So I finally stumbed into what I hoped was the grounds of the Sveti Naum monastery and ran into a tour group on a boat with, thankfully, an English speaking guide. ‘Oh yes, it’s very close’ he said… ‘700m’. Grrrr! At that point my back decided not to save any more money and instead ask how much it would cost to jump on his boat. So I joined the tour, checking out the natural spring which bubbles up into a tiny chapel (and drinking deeply from its chilly outpourings), then being rowed through the crystal clear aquamarine river formed by it, arriving at the glorious lakeside Byzantine Monastery in style. $4 was never better spent.
After checking out the magnificent frescoes inside the tiny chapel and the self satisfied peacocks outside it I headed down to catch a bus for the next section of my journey, irritatingly having to go via the border before heading back north. But the day was not done with me yet and as I walked down the hill to the tiny village of Trpejca (easily remembered by leaving the “d’ out of turd pizza). which would be my home for the night I spied a sign for the place I had picked out from my meticulous (2 minutes before walking out of the last hotel) internet research..Villa Filipe. I did think it was odd that no one was there to answer the door, but the neighbours were all happy to help rouse someone. I also thought it was odd when a somewhat edentulous older lady appeared from behind the house, as I had been led to believe they spoke English and she certainly didn’t. After about 10 or 15 minutes trying to work out how much the room would cost – using google translate, a calculator and eventually falling back on sign language then giving her a pen and paper to write it down, I was rather surprised to find the price was half what I had seen advertised – then less pleasantly surprised to find out there was no internet when there should have been. When she went to get some sheets to make up the bed for me, I stood and gazed out the window, admiring glorious Lake Ohrid below. Then I came to a sudden and embarrassing realisation. I was not actually IN Villa Filipe – I was in a house next door to it! The sign looks like it is for this place but actually it is for the next entrance!! Anyway I couldn’t very well tell her I’m sorry I made a mistake, I meant to go to your neighbour’s. I mean I quite LITERALLY couldn’t tell her that (or anything else). And she seems like a nice old dear even if I can’t understand a word she is saying to me!! God knows what she thought about some random Australian turning up on her doorstep and demanding to stay the night! But I was delighted to discover that Macedonia is going to compete with Albania in the friendly stakes.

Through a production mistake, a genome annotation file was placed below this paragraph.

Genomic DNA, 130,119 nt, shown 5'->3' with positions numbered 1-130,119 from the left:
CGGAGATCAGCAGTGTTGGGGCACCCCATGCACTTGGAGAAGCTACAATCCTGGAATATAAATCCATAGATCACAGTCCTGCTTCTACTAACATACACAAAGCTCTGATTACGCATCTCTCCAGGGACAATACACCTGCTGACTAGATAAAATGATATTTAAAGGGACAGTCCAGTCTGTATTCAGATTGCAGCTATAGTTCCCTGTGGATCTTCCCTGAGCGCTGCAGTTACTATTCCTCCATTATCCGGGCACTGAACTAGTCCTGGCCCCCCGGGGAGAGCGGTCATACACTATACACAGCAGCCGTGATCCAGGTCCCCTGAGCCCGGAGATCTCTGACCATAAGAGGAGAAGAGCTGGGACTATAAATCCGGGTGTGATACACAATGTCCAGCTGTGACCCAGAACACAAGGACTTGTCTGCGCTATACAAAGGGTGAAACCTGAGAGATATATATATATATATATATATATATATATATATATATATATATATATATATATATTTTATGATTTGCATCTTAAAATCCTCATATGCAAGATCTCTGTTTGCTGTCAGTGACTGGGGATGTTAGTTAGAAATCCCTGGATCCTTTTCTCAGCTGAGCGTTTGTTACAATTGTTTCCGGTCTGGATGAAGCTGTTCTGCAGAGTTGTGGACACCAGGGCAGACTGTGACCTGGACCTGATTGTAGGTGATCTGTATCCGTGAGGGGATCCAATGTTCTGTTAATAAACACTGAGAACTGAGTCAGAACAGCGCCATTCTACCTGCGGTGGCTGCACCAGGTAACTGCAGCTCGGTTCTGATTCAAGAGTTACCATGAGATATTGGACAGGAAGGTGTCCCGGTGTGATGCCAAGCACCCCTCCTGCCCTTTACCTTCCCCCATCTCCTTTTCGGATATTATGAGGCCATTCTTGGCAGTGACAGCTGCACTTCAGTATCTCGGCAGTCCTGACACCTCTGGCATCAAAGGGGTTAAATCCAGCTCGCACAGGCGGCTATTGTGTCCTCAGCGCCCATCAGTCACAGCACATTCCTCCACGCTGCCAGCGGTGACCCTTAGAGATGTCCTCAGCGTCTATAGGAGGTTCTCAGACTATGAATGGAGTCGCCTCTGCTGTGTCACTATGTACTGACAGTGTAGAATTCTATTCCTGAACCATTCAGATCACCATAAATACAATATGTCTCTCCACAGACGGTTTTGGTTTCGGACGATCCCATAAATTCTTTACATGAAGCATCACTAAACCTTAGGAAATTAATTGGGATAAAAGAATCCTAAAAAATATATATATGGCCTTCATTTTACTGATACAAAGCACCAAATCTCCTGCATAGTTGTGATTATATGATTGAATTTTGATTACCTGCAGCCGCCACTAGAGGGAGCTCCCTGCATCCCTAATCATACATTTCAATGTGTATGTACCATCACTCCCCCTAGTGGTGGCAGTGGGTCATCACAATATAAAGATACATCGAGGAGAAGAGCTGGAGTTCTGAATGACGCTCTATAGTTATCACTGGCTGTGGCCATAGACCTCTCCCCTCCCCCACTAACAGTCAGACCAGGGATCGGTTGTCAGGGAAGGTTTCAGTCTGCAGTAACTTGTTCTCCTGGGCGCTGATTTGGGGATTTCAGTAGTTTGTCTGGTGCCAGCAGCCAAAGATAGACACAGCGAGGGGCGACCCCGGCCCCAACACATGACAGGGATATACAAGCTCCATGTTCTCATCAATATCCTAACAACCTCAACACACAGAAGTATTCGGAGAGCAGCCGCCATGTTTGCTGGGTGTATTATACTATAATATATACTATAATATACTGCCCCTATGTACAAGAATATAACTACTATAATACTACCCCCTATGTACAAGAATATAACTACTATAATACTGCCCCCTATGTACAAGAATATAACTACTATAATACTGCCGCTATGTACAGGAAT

I ended up staying 4 days with Mrs Lambeska, despite having no common language beyond my few words of Macedonian – hello, good, not good, yes, no, thank you, please, goodnight and well done. I think it is fair to say that she loved having me there. Every evening there was some sort of treat for me – chocolate éclairs, cake, home made croissant, chicken, fish – she packed me off on my hikes with a bag full of chocolate, and every time I came into the house she would give me a huge hug and a kiss goodnight every night. We spent the evenings watching Turkish soap operas together and she would chat away to me seemingly oblivious that I couldn’t understand a word she was saying, while I would respond by pointing to a particular character in the drama and saying “not good” in my best Macedonian. Sometimes when things go wrong they actually go so right. Serendipity. You gotta love it.